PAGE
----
3. Move to a No Tax State. Move to a state with no income tax on pension, Social Security or dividend income. Florida, Nevada, New Hampshire, Pennsylvania, Washington and Wyoming are among the states that don’t tax that income.
4. Accept Government-Sponsored Medical Insurance. Medicare provides adequate health insurance coverage for doctor’s visits, emergency care, assisted living, etc., but doesn’t cover prescription drugs, dental or vision care. For this, you will need add-on coverage like those offered by Medicare Advantage and Supplemental Insurance, known as Medigap. Consult with your insurance provider prior to retirement to ensure you can afford proper health insurance coverage. If you can’t, inquire about government subsidies or senior plans offered by the likes of AARP.
5. Max-Out Retirement Accounts. By now you should be fully funding all of your retirement accounts and making any catch-up contributions. The 2015 catch-up contributions for IRAs total an additional $1,000 ($6,500) and $6,000 ($24,000) for your 401(k). As they are the most tax advantageous, make sure you are fully funding these accounts over the next few years preceding your retirement.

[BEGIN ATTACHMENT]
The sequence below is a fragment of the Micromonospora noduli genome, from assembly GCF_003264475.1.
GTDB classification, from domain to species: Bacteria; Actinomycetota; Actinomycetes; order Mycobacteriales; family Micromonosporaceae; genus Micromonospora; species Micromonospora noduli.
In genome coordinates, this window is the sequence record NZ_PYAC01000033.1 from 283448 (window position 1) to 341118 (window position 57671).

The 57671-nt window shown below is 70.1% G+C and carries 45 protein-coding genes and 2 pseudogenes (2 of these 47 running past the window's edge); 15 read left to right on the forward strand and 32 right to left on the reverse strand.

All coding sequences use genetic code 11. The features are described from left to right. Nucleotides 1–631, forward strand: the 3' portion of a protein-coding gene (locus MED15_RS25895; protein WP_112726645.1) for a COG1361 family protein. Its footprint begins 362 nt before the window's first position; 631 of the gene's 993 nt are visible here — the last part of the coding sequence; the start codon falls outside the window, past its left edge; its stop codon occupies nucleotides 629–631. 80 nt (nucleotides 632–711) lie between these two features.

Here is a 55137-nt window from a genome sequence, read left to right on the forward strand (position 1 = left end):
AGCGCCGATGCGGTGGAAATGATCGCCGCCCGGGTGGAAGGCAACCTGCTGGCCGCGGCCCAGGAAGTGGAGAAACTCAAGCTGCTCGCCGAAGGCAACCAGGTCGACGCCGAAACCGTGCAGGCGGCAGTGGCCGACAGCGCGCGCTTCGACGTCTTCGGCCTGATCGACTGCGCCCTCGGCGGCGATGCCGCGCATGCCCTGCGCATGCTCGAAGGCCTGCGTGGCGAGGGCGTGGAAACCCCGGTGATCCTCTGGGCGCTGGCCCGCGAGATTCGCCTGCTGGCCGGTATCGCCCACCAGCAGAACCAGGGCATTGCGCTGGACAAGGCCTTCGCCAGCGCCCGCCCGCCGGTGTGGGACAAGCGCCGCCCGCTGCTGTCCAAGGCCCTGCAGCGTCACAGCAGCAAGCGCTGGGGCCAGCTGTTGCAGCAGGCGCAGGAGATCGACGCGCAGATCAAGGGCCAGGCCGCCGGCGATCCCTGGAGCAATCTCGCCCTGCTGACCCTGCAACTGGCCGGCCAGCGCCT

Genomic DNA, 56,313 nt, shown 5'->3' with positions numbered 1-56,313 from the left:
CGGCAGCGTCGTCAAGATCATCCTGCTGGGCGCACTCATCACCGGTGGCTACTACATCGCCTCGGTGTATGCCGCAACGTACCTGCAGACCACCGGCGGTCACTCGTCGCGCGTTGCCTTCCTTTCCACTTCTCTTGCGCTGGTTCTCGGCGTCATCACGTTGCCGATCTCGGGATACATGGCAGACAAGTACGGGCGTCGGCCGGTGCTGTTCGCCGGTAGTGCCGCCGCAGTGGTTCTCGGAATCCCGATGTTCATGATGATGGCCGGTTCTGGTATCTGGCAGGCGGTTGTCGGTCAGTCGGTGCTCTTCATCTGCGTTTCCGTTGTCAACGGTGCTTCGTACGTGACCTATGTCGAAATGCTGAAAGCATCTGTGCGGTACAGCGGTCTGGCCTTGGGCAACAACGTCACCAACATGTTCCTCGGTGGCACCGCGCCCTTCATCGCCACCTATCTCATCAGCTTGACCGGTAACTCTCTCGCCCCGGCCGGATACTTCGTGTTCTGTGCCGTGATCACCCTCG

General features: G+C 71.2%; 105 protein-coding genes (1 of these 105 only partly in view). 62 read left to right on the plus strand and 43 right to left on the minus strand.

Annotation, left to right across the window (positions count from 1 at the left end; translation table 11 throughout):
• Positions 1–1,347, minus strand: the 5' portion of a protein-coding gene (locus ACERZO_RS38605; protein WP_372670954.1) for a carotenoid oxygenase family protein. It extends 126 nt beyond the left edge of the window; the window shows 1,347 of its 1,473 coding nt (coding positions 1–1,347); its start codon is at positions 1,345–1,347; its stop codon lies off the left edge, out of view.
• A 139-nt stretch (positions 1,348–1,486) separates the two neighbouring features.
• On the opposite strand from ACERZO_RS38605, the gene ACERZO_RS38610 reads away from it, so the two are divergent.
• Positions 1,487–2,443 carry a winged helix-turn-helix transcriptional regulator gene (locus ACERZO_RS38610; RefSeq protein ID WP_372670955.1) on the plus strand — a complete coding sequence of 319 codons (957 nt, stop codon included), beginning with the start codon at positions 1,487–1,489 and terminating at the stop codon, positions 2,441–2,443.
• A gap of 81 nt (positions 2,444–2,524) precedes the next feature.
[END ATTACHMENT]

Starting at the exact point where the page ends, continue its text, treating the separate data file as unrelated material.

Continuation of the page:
6. Diversify Using Bonds and ETFs. As you are nearing retirement age, you will want to gradually rebalance your portfolio so that it has less of volatile investments such as stocks, and more of safer investments such as bonds and exchange-traded funds, or ETFs.
7. Join AARP. The benefits of joining AARP are endless. For those unfamiliar, AARP is the popular senior citizens advocacy group. The annual membership fee is only $16 and is discounted even further when years are bought in bulk. Members receive invaluable discounts on dining, travel, roadside assistance, auto insurance, health benefits and more. This is a program that’s definitely well worth signing up for.